The International English Language Testing System (IELTS) is an English proficiency test used for study, migration, or employment and is widely accepted by US universities. There are two IELTS tests: IELTS Academic and IELTS General. The IELTS Academic is scored on a scale of 1–9 and takes two hours and 45 minutes to complete. Most universities will only accept IELTS Academic as proof of proficiency; the General test tends to be shorter and is geared more toward people immigrating to English-speaking countries.

How do you choose?

Both the TOEFL and IELTS Academic are made up of four sections that test basic reading, listening, speaking, and writing in English. Aside from the obvious contrast in length, there are a few differences.

  • Test format: The TOEFL is always computer based, whereas the IELTS can be offered as a paper- or computer-based test. On the speaking section, the TOEFL requires you to speak into a computer microphone, whereas you speak directly to the person administering the test during the IELTS.
  • Question type: The TOEFL contains only multiple-choice questions, whereas the IELTS has other types of questions such as fill-in-the-blank or true/false.
  • Subject matter: TOEFL questions are all based on academic subject matter, while the IELTS Academic contains academic reading and writing sections but also more general listening and speaking sections focusing on everyday conversation.
  • Dialect: Because the TOEFL was developed in the US, it’s written in American English, while the IELTS is written in British English and tends to feel more comfortable to those with experience in a wide variety of dialects. This difference will likely not be large enough to impact your score but could ease your comprehension speed on test day.

Your decision should factor in the convenience of test dates and locations in your area, how you learned English, your comfort level with different styles and dialects, and whether you prefer to test in person or on a computer. Once you decide, take your test early in case you need to test more than once—but not too early, as scores are only valid for two years. Both tests are available worldwide; consult the TOEFL and IELTS websites for information about dates and centers near you.

Related: 2 Easy Study Tips for Both Admission and Language Tests

Test-optional schools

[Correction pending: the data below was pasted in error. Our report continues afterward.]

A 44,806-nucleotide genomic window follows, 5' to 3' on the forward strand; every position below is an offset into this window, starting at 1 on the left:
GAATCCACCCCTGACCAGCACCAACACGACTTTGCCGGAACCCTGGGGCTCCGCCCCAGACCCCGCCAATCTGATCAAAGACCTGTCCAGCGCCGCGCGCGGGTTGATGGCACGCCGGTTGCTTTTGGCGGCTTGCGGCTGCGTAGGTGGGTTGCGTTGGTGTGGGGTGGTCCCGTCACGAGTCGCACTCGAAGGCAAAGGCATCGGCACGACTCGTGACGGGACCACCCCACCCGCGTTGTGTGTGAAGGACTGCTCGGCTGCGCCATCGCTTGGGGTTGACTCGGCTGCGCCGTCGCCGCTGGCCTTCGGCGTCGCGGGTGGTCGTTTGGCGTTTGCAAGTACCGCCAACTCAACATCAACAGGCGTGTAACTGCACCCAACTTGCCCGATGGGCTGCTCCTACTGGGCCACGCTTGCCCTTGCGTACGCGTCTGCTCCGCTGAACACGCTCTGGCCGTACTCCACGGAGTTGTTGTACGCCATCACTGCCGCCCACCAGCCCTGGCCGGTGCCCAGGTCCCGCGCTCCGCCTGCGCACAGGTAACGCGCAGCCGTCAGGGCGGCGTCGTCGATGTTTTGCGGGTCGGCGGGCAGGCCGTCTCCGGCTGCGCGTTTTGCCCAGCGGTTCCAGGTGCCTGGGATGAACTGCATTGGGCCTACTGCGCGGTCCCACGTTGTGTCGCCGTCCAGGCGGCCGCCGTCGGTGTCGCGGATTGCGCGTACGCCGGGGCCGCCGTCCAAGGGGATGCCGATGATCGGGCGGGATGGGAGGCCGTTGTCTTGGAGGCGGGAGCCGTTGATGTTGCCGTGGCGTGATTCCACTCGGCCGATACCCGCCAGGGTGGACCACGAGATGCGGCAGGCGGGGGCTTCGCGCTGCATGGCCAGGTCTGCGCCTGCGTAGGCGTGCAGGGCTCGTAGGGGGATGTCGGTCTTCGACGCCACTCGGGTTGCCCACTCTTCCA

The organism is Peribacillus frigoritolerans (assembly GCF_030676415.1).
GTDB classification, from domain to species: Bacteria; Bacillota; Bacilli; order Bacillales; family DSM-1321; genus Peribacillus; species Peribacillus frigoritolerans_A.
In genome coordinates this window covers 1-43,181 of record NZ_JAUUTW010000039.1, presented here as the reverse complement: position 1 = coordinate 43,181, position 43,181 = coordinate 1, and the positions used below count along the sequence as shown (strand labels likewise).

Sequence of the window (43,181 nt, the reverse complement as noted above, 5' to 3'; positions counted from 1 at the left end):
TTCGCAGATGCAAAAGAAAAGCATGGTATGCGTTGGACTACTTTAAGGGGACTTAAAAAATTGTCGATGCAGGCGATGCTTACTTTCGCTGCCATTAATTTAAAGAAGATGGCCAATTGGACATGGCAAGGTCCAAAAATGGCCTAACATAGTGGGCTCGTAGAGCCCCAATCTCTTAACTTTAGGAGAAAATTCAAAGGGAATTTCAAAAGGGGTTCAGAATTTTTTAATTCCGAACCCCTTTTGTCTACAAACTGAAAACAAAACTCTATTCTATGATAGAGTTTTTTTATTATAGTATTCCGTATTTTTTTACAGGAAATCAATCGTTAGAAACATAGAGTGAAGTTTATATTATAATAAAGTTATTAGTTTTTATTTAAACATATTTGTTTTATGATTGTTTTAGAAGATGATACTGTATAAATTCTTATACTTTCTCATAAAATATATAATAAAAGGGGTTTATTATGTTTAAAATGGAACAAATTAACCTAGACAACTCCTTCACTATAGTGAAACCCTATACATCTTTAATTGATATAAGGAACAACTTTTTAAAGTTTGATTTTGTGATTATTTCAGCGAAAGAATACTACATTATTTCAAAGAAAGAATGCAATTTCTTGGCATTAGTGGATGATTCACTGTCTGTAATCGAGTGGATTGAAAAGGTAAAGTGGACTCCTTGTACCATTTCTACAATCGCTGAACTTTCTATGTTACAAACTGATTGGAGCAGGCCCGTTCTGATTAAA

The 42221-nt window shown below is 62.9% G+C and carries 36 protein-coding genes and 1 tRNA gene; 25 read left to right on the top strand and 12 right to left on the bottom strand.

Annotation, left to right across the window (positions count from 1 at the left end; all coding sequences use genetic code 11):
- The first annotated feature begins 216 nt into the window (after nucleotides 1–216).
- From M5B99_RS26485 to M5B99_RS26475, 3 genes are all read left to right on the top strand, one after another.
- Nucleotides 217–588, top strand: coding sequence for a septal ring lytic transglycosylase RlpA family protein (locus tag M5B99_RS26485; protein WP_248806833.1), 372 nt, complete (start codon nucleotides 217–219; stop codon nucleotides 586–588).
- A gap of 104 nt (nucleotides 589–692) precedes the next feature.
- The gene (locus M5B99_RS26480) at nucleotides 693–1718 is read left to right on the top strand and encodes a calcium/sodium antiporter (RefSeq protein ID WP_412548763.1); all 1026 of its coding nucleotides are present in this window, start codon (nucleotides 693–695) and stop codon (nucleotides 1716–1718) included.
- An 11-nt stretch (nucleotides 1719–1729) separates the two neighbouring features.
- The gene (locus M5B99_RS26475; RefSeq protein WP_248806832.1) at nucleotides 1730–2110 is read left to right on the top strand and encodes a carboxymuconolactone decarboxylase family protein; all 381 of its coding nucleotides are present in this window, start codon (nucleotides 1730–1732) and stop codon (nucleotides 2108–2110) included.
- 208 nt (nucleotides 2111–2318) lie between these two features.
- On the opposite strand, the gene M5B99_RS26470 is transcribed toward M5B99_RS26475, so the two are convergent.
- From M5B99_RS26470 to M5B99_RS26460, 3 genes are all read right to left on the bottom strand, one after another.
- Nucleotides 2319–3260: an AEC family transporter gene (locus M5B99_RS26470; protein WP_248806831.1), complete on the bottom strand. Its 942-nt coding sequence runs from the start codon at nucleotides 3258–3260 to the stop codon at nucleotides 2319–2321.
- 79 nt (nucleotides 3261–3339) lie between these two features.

The conversation around test-optional policies at colleges and universities is constantly changing, especially after the pandemic. While some schools are moving toward more permanent policies that place less importance on SAT and ACT scores, some schools are moving back to normal testing requirements now that we are further removed from the pandemic. It’s important to always keep abreast of these changing trends. If you are looking at schools with test-optional policies, they will fall into one of these two broad categories:  

  • Test-optional schools allow you to decide whether you want to include standardized test scores with your application. Students can submit SAT or ACT scores if they feel they’re representative of their abilities or just omit them entirely.
  • Test-flexible schools require some form of test score for admission but allow flexibility around which ones.

It’s important to be aware that even test-optional or test-flexible schools may have different requirements for international students. For example, many schools that don’t require the SAT or ACT from domestic students still require them from international students. Even if no general tests are required, there’s a good chance your prospective schools will still require proof of English proficiency or award scholarships based on test scores. Investigate the requirements for general and English-proficiency testing for international students carefully on both your school’s admission website and, if applicable, the website of the specific program you’re applying to.

Exam waivers

Many universities will waive exams for international students if they’re able to provide other proof of knowledge or proficiency. For example, your school may waive TOEFL or IELTS requirements if you can provide transcripts showing you completed an ESL program or graduated from a high school where English was the sole language of instruction; others might even accept documentation of living or working in an English-speaking country as proof. If you don’t meet English-language testing requirements, you may also be granted conditional admission and be asked to participate in a special program for non-native English speakers. There are many circumstances in which universities will be flexible if you ask.

Applying outside the United States

Interested in applying to schools beyond the United States? Countries and individual universities worldwide vary widely in their requirements for international students, so it’s important to do your homework. After the pandemic and with other growing sociopolitical concerns in varying parts of the world, it's important to know the ways the procedures around students studying in other countries can be affected.

About two years before you plan to apply internationally, begin researching the requirements for each of the schools you’re interested in and anything that could be affecting international travel. Starting your search early will give you plenty of time to familiarize yourself with their requirements, complete any standardized tests, and take care of other complicated processes such as visa applications and financial planning. Most school websites provide clear information on exactly which general knowledge and English-language tests you need to submit and possible exceptions; explore school and program websites carefully, and contact admission staff directly with any questions. There’s no such thing as being too thorough!

Related: The International Student’s University Search: Looking Beyond Rankings and Brand Names

Applying to university as an international student takes hard work and preparation, and standardized admission tests are a big part of that. Unfortunately, nothing remains stagnant so be sure to keep up-to-date on all the changing information surrounding these exams. It will all be worth it when you’re able to take advantage of all the rich experiences and diverse educational opportunities the United States—or wherever in the world you choose to study—has to offer.

Do you want to study outside of your country but don’t know which schools interest you yet? Start looking for your best-fit university on CollegeXpress using our College Search tool!